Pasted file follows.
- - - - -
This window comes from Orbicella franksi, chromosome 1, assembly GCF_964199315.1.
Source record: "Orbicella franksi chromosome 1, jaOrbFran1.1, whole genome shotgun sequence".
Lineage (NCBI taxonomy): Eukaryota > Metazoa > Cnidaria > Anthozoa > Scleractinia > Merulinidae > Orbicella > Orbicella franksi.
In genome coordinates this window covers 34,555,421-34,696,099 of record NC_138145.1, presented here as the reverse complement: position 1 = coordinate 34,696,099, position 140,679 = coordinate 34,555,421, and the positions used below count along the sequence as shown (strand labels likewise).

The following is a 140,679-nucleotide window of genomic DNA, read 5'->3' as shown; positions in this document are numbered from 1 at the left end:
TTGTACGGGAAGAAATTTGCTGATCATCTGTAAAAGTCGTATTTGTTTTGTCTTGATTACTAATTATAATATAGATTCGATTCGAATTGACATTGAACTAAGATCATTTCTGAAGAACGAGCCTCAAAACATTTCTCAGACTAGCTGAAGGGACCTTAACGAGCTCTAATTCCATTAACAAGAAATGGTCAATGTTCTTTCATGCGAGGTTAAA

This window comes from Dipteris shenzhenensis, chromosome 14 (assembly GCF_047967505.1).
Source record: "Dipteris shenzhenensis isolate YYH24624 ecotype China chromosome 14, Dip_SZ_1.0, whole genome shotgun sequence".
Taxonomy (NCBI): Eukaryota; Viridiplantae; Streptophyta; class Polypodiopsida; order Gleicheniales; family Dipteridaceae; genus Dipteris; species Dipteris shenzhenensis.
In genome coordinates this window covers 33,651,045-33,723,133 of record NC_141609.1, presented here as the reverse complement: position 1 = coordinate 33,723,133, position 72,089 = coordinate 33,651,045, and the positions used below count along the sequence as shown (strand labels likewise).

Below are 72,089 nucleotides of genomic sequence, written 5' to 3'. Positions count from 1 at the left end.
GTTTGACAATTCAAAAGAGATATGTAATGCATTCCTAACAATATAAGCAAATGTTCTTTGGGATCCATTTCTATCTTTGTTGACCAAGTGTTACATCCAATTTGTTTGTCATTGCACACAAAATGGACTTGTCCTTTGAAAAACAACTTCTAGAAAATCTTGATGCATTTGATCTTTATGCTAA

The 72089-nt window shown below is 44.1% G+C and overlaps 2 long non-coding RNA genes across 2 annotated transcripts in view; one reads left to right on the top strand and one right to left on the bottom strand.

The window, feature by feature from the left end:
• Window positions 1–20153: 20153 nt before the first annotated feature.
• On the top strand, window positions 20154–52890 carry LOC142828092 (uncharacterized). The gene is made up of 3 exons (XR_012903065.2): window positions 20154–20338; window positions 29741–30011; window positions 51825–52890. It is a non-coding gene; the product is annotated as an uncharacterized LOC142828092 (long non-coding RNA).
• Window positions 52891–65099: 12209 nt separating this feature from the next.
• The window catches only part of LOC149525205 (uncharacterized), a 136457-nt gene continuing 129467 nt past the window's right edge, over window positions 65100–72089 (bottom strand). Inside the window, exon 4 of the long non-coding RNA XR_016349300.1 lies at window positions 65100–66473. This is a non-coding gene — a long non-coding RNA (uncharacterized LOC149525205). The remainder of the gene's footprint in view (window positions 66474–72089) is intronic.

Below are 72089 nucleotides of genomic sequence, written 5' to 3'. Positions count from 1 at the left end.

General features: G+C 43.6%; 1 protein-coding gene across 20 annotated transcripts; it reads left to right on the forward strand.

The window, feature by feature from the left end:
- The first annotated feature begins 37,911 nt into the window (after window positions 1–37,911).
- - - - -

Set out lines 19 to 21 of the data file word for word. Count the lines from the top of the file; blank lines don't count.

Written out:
Below are 72089 nucleotides of genomic sequence, written 5' to 3'. Positions count from 1 at the left end.

General features: G+C 43.6%; 1 protein-coding gene across 20 annotated transcripts; it reads left to right on the forward strand.

The window, feature by feature from the left end: